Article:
Answer choice C uses the word that and that is correct since the part of the sentence that follows is essential to the meaning of the sentence (if it could be omitted, the sentence would have used the word "which" preceded by a comma:  "…processes, which").

Answer choice D is an infinitive verb correctly used immediately after a normal conjugated verb. 

The correct answer is choice B.

on sat.collegeboard.org 78% of the responses were correct.

For more help with grammar, visit www.myknowsys.com!

Subject Verb Agreement

Link of the day

How many of you like to read? Did you know that reading makes you smarter? It might seem obvious that reading is good for you but did you know that it has other benefits besides increasing your knowledge? Reading has numerous benefits from the fairly obvious ones like improved critical thinking and memory, to the surprising ones like stress reduction or improved social skills (tell that to someone the next time they call you a bookworm). You can learn more about the benefits of reading here. If you don't have extra money to go see a movie this summer remember, the public library is free (and air conditioned too)!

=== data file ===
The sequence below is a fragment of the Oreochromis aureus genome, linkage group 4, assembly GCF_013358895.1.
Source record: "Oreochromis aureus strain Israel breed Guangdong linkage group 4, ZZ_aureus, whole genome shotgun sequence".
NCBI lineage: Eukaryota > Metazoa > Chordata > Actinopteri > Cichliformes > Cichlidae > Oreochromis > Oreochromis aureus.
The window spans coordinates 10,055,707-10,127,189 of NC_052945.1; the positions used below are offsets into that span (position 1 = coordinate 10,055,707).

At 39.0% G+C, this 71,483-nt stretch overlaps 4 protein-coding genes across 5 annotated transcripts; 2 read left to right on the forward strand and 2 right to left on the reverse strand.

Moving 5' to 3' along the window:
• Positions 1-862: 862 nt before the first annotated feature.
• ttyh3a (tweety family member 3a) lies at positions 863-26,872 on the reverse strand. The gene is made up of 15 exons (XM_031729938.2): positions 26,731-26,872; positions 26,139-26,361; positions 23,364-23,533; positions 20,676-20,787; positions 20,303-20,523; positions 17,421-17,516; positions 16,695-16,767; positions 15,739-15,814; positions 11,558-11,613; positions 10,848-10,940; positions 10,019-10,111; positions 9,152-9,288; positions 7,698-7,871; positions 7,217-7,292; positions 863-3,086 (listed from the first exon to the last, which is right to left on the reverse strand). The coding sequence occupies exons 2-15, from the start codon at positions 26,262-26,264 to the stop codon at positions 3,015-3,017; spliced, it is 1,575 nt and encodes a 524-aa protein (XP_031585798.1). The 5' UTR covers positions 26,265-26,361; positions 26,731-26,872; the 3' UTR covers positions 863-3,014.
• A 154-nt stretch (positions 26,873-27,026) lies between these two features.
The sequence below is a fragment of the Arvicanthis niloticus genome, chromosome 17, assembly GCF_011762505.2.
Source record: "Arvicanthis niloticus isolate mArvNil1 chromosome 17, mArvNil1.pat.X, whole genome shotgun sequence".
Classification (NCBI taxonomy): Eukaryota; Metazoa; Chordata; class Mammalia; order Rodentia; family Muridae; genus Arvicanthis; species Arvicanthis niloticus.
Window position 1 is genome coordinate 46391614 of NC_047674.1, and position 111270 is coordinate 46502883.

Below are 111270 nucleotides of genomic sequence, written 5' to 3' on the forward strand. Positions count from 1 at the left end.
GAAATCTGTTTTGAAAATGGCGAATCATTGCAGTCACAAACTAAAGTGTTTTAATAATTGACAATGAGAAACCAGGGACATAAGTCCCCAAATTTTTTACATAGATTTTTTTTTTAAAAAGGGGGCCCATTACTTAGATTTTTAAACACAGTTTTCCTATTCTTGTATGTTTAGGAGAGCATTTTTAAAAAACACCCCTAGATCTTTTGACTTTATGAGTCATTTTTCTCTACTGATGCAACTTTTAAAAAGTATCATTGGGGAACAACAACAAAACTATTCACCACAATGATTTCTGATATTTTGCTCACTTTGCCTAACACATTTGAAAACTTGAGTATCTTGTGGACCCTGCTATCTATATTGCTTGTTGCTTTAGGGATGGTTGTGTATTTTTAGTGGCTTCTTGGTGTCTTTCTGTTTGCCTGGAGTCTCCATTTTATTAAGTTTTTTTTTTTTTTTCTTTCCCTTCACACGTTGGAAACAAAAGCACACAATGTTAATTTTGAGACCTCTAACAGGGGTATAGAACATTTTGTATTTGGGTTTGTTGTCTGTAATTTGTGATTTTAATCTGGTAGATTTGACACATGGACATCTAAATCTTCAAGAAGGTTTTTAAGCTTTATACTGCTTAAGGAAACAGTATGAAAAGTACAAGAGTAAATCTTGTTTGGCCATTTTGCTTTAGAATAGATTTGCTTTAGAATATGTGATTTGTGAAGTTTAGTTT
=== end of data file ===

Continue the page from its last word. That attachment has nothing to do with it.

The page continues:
5/26 Improving Sentences

Part or all of the following sentence is underlined; beneath the sentence are five ways of phrasing the underlined material. Select the option that produces the best sentence. If you think the original phrasing produces a better sentence than any of the alternatives, select choice A. 

Always read the sentence and try to make a prediction about the answer before you look at the answer choices. This will help you narrow down the answers and quickly select the correct one.

All of the ingredients for Pablo’s secret chocolate chip cookie recipe, which included the special dark chocolate, was available in his mother’s pantry.

As always, we want to predict our answer before we look at the answer choices. Doing so will help us to feel more confident in our answer when we see a choice that matches our prediction. In this case, the test makers are trying to trick us by separating the subject and the verb. The subject is the ingredients not the recipe and, therefore, the correct verb is were not was. This is a classic trick that is used on the SAT. By separating the subject and the verb, the test makers try to confuse you. It would be correct to say "the recipe was available in . . . " but in this case, it the "ingredients" that "were available in . . . ". Additionally, if we look closely we can see that the word "which" is ambiguous. We don't know if it is the "recipe" or the "ingredients" that "included the special dark chocolate". We can predict that the correct answer will probably have the verb "were", and also fix the ambiguity brought about by the improper use of the word "which". Now it's time to look at the answer choices and see which one has the proper subject and verb agreement (and eliminates the ambiguity).